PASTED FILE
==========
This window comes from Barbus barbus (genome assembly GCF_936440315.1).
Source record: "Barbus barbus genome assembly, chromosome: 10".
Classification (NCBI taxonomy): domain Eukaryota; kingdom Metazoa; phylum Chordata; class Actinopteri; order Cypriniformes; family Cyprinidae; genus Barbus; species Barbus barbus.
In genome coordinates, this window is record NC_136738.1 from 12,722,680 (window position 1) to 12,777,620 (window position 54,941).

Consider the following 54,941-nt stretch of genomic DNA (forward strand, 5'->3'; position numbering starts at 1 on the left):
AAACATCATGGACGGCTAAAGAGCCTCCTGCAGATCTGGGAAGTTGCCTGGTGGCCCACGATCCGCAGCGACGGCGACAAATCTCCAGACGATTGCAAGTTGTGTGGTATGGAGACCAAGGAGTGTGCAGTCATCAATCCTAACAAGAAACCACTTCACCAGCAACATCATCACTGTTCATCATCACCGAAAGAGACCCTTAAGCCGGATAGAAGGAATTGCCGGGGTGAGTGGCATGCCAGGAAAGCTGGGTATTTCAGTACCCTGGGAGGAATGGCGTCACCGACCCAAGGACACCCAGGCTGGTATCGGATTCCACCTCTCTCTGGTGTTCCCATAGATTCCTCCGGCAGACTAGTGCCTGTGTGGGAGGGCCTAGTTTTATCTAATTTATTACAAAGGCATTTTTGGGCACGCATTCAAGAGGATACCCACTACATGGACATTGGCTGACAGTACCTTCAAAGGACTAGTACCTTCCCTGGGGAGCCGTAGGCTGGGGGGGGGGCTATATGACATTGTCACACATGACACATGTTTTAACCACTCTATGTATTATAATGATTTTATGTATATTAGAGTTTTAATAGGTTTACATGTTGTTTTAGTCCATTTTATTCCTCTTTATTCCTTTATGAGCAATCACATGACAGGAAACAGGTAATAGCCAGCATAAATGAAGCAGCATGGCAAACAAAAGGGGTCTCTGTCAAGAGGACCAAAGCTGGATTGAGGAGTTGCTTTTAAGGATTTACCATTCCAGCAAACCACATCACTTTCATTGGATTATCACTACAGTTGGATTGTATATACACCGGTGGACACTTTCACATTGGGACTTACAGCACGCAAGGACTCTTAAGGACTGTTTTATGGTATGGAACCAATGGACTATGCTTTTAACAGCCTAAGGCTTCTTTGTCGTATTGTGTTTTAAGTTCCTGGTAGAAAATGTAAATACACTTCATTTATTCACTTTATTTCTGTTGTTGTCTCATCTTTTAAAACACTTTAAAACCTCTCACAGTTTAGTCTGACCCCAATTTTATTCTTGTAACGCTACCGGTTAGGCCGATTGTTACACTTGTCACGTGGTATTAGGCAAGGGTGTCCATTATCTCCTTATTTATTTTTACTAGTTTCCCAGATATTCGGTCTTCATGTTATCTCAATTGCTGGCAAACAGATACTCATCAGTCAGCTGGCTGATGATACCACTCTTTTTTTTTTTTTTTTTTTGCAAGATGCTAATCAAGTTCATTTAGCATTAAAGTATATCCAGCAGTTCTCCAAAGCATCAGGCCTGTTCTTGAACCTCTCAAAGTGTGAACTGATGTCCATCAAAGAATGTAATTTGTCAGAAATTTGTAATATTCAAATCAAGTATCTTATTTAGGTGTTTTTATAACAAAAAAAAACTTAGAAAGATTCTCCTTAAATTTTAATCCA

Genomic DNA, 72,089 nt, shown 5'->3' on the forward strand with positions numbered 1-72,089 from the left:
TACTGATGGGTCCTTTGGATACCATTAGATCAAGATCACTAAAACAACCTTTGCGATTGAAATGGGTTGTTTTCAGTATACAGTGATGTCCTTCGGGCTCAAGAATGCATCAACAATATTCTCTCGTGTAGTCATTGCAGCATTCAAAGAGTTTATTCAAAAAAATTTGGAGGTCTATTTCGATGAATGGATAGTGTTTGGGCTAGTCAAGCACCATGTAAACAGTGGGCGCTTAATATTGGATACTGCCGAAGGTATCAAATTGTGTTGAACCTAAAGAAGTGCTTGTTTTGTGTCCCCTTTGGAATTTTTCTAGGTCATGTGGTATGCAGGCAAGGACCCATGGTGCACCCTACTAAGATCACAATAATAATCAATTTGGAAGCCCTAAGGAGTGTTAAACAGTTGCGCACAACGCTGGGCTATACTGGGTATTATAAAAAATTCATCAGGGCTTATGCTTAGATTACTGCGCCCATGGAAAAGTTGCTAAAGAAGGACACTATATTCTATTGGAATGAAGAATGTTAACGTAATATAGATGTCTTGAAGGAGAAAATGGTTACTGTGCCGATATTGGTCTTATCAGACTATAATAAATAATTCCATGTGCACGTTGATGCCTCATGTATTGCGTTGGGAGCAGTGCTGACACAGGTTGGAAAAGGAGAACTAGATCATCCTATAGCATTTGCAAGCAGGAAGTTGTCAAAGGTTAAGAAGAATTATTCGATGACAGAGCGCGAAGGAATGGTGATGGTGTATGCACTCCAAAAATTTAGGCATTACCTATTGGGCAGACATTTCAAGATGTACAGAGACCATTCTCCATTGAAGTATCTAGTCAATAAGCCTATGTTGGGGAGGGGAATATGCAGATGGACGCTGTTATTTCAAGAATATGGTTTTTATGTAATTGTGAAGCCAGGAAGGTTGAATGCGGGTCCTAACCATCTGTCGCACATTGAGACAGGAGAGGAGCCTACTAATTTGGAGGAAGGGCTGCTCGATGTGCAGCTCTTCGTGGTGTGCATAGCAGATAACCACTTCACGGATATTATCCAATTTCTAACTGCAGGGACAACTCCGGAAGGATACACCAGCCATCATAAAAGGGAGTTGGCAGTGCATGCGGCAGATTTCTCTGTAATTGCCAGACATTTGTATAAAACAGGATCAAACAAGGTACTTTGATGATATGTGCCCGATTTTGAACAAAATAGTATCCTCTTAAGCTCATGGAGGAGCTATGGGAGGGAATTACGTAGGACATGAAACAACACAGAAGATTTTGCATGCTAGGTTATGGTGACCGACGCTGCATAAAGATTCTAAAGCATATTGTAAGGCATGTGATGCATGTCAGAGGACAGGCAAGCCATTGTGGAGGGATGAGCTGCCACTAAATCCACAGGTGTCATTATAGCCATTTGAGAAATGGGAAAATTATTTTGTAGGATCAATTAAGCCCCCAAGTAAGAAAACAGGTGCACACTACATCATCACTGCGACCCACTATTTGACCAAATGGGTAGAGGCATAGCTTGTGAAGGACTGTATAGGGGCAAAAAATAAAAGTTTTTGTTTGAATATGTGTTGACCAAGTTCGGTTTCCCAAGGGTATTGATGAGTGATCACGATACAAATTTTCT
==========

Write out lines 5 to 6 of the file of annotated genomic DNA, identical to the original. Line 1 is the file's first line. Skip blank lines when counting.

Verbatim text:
Consider the following 54,941-nt stretch of genomic DNA (forward strand, 5'->3'; position numbering starts at 1 on the left):
AAACATCATGGACGGCTAAAGAGCCTCCTGCAGATCTGGGAAGTTGCCTGGTGGCCCACGATCCGCAGCGACGGCGACAAATCTCCAGACGATTGCAAGTTGTGTGGTATGGAGACCAAGGAGTGTGCAGTCATCAATCCTAACAAGAAACCACTTCACCAGCAACATCATCACTGTTCATCATCACCGAAAGAGACCCTTAAGCCGGATAGAAGGAATTGCCGGGGTGAGTGGCATGCCAGGAAAGCTGGGTATTTCAGTACCCTGGGAGGAATGGCGTCACCGACCCAAGGACACCCAGGCTGGTATCGGATTCCACCTCTCTCTGGTGTTCCCATAGATTCCTCCGGCAGACTAGTGCCTGTGTGGGAGGGCCTAGTTTTATCTAATTTATTACAAAGGCATTTTTGGGCACGCATTCAAGAGGATACCCACTACATGGACATTGGCTGACAGTACCTTCAAAGGACTAGTACCTTCCCTGGGGAGCCGTAGGCTGGGGGGGGGGCTATATGACATTGTCACACATGACACATGTTTTAACCACTCTATGTATTATAATGATTTTATGTATATTAGAGTTTTAATAGGTTTACATGTTGTTTTAGTCCATTTTATTCCTCTTTATTCCTTTATGAGCAATCACATGACAGGAAACAGGTAATAGCCAGCATAAATGAAGCAGCATGGCAAACAAAAGGGGTCTCTGTCAAGAGGACCAAAGCTGGATTGAGGAGTTGCTTTTAAGGATTTACCATTCCAGCAAACCACATCACTTTCATTGGATTATCACTACAGTTGGATTGTATATACACCGGTGGACACTTTCACATTGGGACTTACAGCACGCAAGGACTCTTAAGGACTGTTTTATGGTATGGAACCAATGGACTATGCTTTTAACAGCCTAAGGCTTCTTTGTCGTATTGTGTTTTAAGTTCCTGGTAGAAAATGTAAATACACTTCATTTATTCACTTTATTTCTGTTGTTGTCTCATCTTTTAAAACACTTTAAAACCTCTCACAGTTTAGTCTGACCCCAATTTTATTCTTGTAACGCTACCGGTTAGGCCGATTGTTACACTTGTCACGTGGTATTAGGCAAGGGTGTCCATTATCTCCTTATTTATTTTTACTAGTTTCCCAGATATTCGGTCTTCATGTTATCTCAATTGCTGGCAAACAGATACTCATCAGTCAGCTGGCTGATGATACCACTCTTTTTTTTTTTTTTTTTTTGCAAGATGCTAATCAAGTTCATTTAGCATTAAAGTATATCCAGCAGTTCTCCAAAGCATCAGGCCTGTTCTTGAACCTCTCAAAGTGTGAACTGATGTCCATCAAAGAATGTAATTTGTCAGAAATTTGTAATATTCAAATCAAGTATCTTATTTAGGTGTTTTTATAACAAAAAAAAACTTAGAAAGATTCTCCTTAAATTTTAATCCA